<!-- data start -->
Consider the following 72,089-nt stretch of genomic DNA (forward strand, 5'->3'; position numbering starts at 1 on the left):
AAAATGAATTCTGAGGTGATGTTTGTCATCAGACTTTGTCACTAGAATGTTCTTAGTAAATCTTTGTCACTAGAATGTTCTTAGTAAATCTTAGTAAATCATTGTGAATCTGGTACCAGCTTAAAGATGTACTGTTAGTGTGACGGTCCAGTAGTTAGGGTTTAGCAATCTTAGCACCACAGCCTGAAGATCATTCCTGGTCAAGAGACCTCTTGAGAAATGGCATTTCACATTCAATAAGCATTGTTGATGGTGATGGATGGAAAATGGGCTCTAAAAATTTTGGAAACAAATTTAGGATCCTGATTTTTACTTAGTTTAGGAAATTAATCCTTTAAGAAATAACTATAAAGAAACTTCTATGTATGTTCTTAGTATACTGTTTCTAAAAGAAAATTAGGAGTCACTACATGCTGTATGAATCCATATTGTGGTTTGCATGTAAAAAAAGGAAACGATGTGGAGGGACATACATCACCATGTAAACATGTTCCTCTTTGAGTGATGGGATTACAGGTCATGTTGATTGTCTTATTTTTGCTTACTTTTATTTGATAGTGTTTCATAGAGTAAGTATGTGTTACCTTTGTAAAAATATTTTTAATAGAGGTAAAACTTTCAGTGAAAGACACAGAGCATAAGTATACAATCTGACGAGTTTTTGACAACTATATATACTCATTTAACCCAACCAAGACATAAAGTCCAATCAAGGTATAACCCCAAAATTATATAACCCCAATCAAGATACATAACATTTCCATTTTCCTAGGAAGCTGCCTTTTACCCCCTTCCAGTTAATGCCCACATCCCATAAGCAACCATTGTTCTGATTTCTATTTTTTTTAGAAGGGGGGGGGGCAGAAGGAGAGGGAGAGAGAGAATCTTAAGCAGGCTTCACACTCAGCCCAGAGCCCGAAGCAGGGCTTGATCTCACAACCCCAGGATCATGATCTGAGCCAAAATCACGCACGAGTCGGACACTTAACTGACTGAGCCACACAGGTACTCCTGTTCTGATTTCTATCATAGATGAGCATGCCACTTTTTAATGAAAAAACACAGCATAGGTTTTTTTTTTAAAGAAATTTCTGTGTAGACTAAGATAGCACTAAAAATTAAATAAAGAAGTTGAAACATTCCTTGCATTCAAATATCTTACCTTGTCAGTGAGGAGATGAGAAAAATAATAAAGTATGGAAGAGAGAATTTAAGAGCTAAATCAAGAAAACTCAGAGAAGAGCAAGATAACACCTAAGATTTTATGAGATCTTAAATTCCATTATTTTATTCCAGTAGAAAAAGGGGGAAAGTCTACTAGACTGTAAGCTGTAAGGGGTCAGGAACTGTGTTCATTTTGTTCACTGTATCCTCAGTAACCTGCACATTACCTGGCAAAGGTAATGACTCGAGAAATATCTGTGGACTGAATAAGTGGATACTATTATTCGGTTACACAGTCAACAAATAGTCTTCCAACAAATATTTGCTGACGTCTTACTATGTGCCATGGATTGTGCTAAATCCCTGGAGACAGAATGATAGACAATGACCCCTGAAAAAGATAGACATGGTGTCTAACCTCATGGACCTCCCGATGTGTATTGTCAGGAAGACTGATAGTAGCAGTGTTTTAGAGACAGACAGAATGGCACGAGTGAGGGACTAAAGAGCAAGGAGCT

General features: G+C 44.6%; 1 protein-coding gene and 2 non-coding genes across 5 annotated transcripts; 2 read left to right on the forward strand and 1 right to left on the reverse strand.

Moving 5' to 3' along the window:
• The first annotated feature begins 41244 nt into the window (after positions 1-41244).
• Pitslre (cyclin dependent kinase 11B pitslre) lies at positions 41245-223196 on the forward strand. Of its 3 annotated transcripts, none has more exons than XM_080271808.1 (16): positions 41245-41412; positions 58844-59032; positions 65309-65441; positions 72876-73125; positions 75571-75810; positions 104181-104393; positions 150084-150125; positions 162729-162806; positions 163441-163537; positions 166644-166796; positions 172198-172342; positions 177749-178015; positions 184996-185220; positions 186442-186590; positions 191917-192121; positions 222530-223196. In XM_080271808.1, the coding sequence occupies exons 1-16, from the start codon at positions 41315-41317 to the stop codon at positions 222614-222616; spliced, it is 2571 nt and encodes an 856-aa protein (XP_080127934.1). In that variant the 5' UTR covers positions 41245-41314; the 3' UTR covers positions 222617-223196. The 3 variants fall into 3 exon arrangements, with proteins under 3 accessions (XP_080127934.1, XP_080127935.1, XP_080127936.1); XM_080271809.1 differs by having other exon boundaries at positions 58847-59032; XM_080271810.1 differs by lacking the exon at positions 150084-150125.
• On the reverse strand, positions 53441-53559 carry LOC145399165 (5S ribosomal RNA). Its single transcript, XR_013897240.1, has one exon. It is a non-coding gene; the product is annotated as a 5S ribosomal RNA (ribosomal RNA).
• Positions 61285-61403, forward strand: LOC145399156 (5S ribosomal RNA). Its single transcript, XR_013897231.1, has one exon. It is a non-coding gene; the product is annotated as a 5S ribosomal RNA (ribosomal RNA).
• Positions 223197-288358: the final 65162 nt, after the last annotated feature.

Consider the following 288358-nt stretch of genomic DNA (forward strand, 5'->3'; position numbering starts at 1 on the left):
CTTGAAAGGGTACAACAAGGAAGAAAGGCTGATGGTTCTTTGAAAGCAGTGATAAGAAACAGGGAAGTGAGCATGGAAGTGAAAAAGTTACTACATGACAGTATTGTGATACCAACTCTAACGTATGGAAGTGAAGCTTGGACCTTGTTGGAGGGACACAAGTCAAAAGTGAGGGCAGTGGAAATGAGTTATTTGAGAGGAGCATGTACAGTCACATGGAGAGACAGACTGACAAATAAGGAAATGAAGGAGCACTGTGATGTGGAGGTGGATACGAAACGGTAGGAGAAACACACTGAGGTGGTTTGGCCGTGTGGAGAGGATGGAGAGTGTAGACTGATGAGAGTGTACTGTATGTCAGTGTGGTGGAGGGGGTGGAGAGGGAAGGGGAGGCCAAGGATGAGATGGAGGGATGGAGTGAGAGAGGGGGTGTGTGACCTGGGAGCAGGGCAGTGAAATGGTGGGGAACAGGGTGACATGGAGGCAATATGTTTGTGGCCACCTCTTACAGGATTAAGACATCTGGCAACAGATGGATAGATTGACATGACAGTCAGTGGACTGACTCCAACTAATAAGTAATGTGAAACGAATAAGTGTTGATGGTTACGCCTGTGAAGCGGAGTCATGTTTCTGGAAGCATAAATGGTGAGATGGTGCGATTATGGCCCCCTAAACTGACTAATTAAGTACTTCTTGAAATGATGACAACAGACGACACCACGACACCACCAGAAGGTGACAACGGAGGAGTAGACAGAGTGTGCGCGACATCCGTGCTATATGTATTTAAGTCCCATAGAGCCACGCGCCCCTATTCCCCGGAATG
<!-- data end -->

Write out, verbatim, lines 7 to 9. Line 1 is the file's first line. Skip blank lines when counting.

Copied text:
• On the reverse strand, positions 53441-53559 carry LOC145399165 (5S ribosomal RNA). Its single transcript, XR_013897240.1, has one exon. It is a non-coding gene; the product is annotated as a 5S ribosomal RNA (ribosomal RNA).
• Positions 61285-61403, forward strand: LOC145399156 (5S ribosomal RNA). Its single transcript, XR_013897231.1, has one exon. It is a non-coding gene; the product is annotated as a 5S ribosomal RNA (ribosomal RNA).
• Positions 223197-288358: the final 65162 nt, after the last annotated feature.